Ice floe animals have been the subject of many artistic representations since humans discovered them. However, their representation has differed depending on the state of scientific knowledge and environmental issues.
These polar species are many and varied, ranging from penguins to walruses, seals to whales, polar bears to whitecoats or even narwhals to ivory gulls. The Inuit were the first to capture them in the form of sculptures. Subsequently, during the exploration of North America, Westerners in turn seized these figures. The engravings then oscillated between scientific representations of the first naturalists and fantasized representations. The latter were the result of travel accounts, bringing back descriptions of unknown animals with astonishing characteristics.
The exoticism of these polar animals has kept artists particularly attracted to them. Thus, during the 20th century, many sculptors took up this theme, such as François POMPON with his Ours blanc (1922). Likewise, Inuit art developed during the 20th century, focusing in particular on the sculpted figure of the bear or the walrus.
However, the emergence of contemporary environmental issues has profoundly impacted the way these animals were perceived and represented. Threats to the sea ice, due to global warming and the pollution of the oceans, are at the center of artistic work today.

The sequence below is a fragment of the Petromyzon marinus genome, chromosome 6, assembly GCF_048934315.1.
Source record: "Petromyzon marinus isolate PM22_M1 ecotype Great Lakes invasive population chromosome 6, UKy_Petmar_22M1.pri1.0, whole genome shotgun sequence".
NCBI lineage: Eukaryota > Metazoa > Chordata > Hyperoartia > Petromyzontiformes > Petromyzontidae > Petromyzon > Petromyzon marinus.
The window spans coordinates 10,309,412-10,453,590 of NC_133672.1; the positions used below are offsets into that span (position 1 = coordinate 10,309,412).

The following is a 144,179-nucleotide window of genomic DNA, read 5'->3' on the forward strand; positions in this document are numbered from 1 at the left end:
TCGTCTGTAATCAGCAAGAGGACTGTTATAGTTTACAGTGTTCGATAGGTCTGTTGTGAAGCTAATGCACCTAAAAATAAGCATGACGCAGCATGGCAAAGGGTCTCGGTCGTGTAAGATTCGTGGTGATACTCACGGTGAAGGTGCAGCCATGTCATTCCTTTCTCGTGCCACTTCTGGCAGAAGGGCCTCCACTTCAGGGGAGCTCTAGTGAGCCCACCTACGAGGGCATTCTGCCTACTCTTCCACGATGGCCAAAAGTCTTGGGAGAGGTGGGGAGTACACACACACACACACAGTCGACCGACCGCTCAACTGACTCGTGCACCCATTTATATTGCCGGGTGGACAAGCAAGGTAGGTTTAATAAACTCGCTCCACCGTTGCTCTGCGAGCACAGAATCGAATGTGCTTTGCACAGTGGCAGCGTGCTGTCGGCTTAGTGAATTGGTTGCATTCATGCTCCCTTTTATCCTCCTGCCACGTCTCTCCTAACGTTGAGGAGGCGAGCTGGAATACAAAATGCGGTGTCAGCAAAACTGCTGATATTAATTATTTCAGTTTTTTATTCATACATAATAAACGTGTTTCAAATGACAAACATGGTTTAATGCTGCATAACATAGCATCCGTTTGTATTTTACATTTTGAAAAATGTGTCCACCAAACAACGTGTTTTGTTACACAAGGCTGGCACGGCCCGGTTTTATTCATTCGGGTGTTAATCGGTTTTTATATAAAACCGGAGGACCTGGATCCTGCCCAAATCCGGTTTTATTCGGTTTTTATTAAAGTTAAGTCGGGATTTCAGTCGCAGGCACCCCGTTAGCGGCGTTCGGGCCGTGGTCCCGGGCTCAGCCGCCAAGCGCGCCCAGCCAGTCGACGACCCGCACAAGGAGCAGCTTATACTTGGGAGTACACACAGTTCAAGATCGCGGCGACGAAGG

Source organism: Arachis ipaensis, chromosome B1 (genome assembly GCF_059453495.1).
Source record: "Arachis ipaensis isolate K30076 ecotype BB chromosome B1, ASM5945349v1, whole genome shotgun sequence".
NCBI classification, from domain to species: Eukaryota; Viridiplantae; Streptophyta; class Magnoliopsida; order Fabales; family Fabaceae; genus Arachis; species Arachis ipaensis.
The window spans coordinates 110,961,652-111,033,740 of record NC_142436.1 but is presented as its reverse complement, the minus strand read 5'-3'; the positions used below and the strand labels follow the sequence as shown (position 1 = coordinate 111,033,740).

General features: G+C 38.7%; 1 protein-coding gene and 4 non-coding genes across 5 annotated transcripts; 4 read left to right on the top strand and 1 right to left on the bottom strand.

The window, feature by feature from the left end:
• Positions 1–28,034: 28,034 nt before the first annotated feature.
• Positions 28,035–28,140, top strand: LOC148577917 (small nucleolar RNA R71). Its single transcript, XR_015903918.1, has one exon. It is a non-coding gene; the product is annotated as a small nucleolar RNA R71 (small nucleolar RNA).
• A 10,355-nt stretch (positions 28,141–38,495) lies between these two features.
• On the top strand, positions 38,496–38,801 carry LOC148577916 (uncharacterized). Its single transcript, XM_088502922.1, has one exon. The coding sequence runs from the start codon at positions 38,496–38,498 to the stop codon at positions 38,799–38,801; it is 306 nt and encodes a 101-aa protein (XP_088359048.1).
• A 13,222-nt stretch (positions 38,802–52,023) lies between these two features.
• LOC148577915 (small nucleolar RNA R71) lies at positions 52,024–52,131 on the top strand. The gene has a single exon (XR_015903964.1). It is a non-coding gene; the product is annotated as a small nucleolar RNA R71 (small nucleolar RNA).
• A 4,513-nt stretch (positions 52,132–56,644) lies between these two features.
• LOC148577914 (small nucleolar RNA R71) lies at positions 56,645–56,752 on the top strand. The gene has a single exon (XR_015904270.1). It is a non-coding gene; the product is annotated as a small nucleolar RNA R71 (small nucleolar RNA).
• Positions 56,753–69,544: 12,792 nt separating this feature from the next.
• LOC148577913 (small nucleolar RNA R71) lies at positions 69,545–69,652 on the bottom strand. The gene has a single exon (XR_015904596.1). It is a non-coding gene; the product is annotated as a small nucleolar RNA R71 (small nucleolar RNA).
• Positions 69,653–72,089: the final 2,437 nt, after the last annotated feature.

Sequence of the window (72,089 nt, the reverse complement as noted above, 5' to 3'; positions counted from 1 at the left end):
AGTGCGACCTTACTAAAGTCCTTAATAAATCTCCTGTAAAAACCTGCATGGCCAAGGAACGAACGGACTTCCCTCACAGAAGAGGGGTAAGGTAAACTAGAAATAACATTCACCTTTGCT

Photographers have seized upon these issues, no longer grasping these animals only as naturalists or biologists but as artists and activists. By capturing the fragility of sea ice animals, they alert them to their fate in the face of the degradation of their environment. Photography therefore appears to be the spearhead of ecological issues for the awareness of the general public.
The fantasies surrounding the discovery of the narwhal best symbolize this state of affairs. Indeed, the narwhal was discovered by Westerners while exploring North America. This animal then became particularly popular because of its horn, reminiscent of that of the mythical unicorn. The length of the latter was unparalleled among known species. These horns were therefore presented in cabinets of curiosities as evidence of the existence of legendary animals.
Today the figure of the narwhal has been debunked. These animals are known, observed, approached and photographed. They live in groups in arctic waters and migrate seasonally to escape the formation of glaciers. Their twisted tusks, once the fruit of legends, are now photogenic and photographed objects. They are captured, protruding from the ocean like sharp pikes.
Ice floes have also long been the subject of fantasies due to the unknown around it. Following the polar explorations, these fantasies softened, although today this vastness of ice still makes one dream.
Pack ice is a layer of ice that has formed over the oceans bordering the polar regions. Due to their immensity and the boreal colors bordering the polar sky, these spaces have always been seen as magical despite their dangerousness.